Monroe began 1956 by announcing her win over 20th Century-Fox, which prompted Time to call her a "shrewd businesswoman", and the first projects of her company, film adaptations of the plays Bus Stop, to be co-produced with Fox, and The Sleeping Prince, which was to be directed and co-starred by Laurence Olivier.[154] She also changed her name officially to Marilyn Monroe in March.[155] Her relationship with Miller became public knowledge that spring, prompting some negative comments from the press, as exemplified by Walter Winchell's statement that "America's best-known blonde moving picture star is now the darling of the left-wing intelligentsia."[156] Miller announced their intention to marry at a press conference he held in June 1956 to declare that he was refusing to co-operate with the HUAC.[157] Eight days later, on June 29, they were married at the Westchester County Court in White Plains, New York, and two days later had a second, Jewish ceremony at his agent's house near Katonah, New York.[158] With the marriage, Monroe converted to Judaism, which led to Egypt banning all of her films.[159] The media saw the union as mismatched given her star image as a "dumb blonde" and his position as an intellectual, as demonstrated by headlines such as Variety's "Egghead Weds Hourglass".[160]

Monroe's dramatic performance as Chérie in Bus Stop (1956), a saloon singer with little talent, marked a departure from her earlier comedies.
With her co-star Don Murray

The first film that Monroe made under the new contract was Bus Stop, released in August 1956. She played Chérie, a talentless saloon singer whose dreams of becoming a star are complicated by a naïve cowboy (Don Murray) who falls desperately in love with her. For the role, she learnt an Ozark accent, chose costumes and make-up that lacked the glamour of the costumes of her earlier films, and provided deliberately mediocre singing and dancing.[161] Broadway director Joshua Logan was employed to direct, despite his initial doubt of her ability to act and knowledge of her reputation for being difficult on set.[162] The filming took place in Idaho and Arizona between March and May 1956, and proceeded well after Logan adapted to her tardiness and perfectionism, and allowed her to run the production the way she wanted it.[163] Bus Stop became a box office hit, and received mainly favorable reviews, with Bosley Crowther of The New York Times proclaiming: "Hold on to your chairs, everybody, and get set for a rattling surprise. Marilyn Monroe has finally proved herself an actress."[164] She also received a Golden Globe nomination for her performance.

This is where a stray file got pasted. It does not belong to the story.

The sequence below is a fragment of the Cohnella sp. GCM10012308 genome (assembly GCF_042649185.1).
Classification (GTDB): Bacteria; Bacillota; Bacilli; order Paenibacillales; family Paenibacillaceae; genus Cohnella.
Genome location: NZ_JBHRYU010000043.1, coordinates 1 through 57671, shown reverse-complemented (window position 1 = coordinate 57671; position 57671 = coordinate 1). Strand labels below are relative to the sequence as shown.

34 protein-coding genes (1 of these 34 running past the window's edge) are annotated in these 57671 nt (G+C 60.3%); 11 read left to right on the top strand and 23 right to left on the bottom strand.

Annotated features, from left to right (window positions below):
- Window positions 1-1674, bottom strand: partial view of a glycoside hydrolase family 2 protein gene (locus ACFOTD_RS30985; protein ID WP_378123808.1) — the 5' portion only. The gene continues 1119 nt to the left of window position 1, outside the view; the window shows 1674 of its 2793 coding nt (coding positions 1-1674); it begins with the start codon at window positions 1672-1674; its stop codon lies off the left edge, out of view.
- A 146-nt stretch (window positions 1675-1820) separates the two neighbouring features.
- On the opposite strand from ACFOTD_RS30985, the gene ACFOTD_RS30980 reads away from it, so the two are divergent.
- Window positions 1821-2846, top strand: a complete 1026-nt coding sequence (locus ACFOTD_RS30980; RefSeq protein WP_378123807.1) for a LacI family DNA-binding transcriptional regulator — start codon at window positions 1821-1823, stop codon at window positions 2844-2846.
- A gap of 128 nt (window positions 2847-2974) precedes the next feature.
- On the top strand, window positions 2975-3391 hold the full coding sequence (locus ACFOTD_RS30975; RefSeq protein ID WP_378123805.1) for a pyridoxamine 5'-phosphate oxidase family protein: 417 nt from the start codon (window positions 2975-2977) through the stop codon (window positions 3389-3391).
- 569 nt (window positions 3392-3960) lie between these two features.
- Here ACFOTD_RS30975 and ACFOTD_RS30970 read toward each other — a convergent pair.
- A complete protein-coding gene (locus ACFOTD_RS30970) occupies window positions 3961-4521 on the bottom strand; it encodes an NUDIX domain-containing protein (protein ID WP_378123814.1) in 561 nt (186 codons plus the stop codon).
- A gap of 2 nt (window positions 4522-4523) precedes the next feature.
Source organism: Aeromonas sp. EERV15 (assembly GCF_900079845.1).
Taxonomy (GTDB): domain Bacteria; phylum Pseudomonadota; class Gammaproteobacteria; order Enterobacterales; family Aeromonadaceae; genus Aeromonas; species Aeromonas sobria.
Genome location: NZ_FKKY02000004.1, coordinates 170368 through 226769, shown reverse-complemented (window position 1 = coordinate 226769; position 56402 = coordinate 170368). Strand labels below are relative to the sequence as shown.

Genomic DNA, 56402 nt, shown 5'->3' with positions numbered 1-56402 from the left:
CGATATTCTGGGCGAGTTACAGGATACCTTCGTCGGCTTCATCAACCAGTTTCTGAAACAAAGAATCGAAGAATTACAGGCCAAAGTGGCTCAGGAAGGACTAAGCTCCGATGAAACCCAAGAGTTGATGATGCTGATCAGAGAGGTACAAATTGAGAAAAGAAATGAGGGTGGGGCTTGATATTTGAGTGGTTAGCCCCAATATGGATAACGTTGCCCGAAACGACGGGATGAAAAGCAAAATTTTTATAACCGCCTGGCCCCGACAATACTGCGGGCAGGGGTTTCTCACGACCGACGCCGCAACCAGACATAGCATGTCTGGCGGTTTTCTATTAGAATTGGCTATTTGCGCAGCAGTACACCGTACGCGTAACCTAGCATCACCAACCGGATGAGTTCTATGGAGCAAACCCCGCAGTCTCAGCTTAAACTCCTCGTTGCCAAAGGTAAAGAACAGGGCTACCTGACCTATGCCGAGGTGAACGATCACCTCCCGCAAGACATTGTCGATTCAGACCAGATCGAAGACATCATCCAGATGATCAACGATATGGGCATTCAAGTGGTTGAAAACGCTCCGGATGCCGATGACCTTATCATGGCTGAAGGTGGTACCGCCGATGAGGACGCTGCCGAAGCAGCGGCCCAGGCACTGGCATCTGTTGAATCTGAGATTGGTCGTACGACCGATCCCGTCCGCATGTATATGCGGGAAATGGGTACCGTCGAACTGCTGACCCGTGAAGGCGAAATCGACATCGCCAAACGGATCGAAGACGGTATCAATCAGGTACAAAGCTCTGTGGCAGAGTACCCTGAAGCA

In August 1956, Monroe began filming MMP's first independent production, The Sleeping Prince, now renamed The Prince and the Showgirl, at Pinewood Studios in England.[165] It was a period film set in 1911, in which she played a show girl who has an affair with the fictional Prince Regent of Carpathia (Laurence Olivier). Its filming was troubled due to conflicts between her and director/co-star Olivier.[166] He was frustrated by the state of his career, and angered Monroe by being patronizing to her, telling her "All you have to do is be sexy", and by trying to make her play the lead role exactly like Vivien Leigh had done in the stage version.[167] He also disliked the constant presence of Paula Strasberg, her acting coach, on set.[168] In retaliation to Olivier's treatment of her, Monroe started arriving late to work and became difficult to work with.[166] Her drug use also increased during the production and according to Spoto, she had a miscarriage.[169] Other conflicts also took place: she argued with Greene over the running of MMP and whether Miller should join it, and Greene and Olivier disagreed on who should be named executive producer in the credits.[170] Despite the difficulties, the film was completed on schedule by the end of the year.[171] It was released in June 1957, receiving mixed reviews and proving unpopular with the audiences in the United States.[172] It was however better received in Europe, where she received the Italian David di Donatello and the French Crystal Star awards, and was nominated for a BAFTA.

With third husband Arthur Miller at the April in Paris Ball held at the Waldorf-Astoria Hotel in New York in 1957